Published on October 13, 2023
Social innovators are embracing a new user-centric approach to solving social challenges.
When it comes to finding innovative solutions to real-world challenges, projects with the best intentions don’t always achieve the best results. It doesn’t help that, in the more traditional approach to innovation and product development, solutions are proposed and implemented without feedback from the communities that are most at risk
Instead, social innovators are finally embracing new approaches. An example is the concept of living labs, which bring individuals (the end-users) in right from the get-go when tackling complex challenges like housing, placekeeping, and determining how to make cities better for communities, families, individuals and the natural world.
We spoke to several Canadian innovators who are using living labs to create meaningful, sustainable change to learn more about this inclusive, user-centric approach to solving social problems.
Living labs are experiments that take place in real-life environments. They try something quickly, with a small, low-risk scale and learn from it to iterate, improve and build progressively bigger and more impactful solutions. Most notably, this concept focuses on involving end-users right from the outset.
“It isn’t about pushing a solution on people or about experts looking at users with a magnifying glass and saying, ‘I know better, do this,'” says Hugo Steben, Director of Capacity Building and Incubation at Maison de l’Innovation Sociale. “Users are critical participants in the design process: bringing their intentions to the forefront leads to a solution they’ll actually want to use.”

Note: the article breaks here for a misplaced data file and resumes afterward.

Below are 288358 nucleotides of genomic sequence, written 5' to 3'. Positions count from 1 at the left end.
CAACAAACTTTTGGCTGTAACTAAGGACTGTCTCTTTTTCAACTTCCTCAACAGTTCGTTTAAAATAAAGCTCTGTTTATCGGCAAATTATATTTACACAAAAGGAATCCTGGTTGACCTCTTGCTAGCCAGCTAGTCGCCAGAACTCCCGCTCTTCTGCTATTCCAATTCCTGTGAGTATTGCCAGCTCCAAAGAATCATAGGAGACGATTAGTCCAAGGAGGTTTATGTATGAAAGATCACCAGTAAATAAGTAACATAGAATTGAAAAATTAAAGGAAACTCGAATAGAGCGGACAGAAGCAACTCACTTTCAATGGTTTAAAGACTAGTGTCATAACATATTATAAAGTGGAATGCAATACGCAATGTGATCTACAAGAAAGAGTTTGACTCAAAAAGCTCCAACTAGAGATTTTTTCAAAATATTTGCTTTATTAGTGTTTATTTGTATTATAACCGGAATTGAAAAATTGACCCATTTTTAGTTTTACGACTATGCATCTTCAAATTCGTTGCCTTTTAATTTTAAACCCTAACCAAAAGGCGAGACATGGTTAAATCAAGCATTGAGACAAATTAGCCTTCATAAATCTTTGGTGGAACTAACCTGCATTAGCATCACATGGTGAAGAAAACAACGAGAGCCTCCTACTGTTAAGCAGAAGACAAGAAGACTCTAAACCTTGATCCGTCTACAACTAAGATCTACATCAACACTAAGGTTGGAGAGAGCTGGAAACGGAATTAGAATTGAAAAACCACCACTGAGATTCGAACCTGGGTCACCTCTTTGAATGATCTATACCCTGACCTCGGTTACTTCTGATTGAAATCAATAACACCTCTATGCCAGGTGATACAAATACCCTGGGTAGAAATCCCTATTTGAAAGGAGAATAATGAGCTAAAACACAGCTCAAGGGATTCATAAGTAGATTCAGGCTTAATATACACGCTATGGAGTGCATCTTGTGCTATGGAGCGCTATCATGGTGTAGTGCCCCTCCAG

Living labs are about co-creation and solving problems together.
“So many projects jump into large-scale development after being worked on by ‘experts’ like researchers, sociologists and urban planners,” says Jean-Francois Jasmin, Open Innovation Researcher and Facilitator at Living Lab en Innovation Ouverte (LLio). “But these professionals are not experts in the lived experience of end users. We need to understand how people live their lives in housing and shared public spaces, see their relationships with each other, the built environment and nature.”
Steben says living labs aren’t just about innovation: they are about driving the adoption of innovation, which is often the hardest part.
“We’re already at a place where solutions are known,” Steben says. “The challenge is that they aren’t achievable within existing systems and attitudes. Many high-potential approaches to housing and placekeeping are highly complex and require a different way of thinking about policy, financing, insurance, zoning and aligning the mindsets of players with different interests.”
Living labs set an example by focusing on how to make the innovation compatible with the environment, and with available technology, climate, culture and social norms, then testing it in real-life conditions so you can account for unexpected behaviors.
Living labs is an approach to innovation that can be applied to almost anything; in business, it’s called agile methodology and design thinking. It’s also an effective way to ensure solutions are focused on the actual needs of the user, and not just someone’s idea of what a user should want.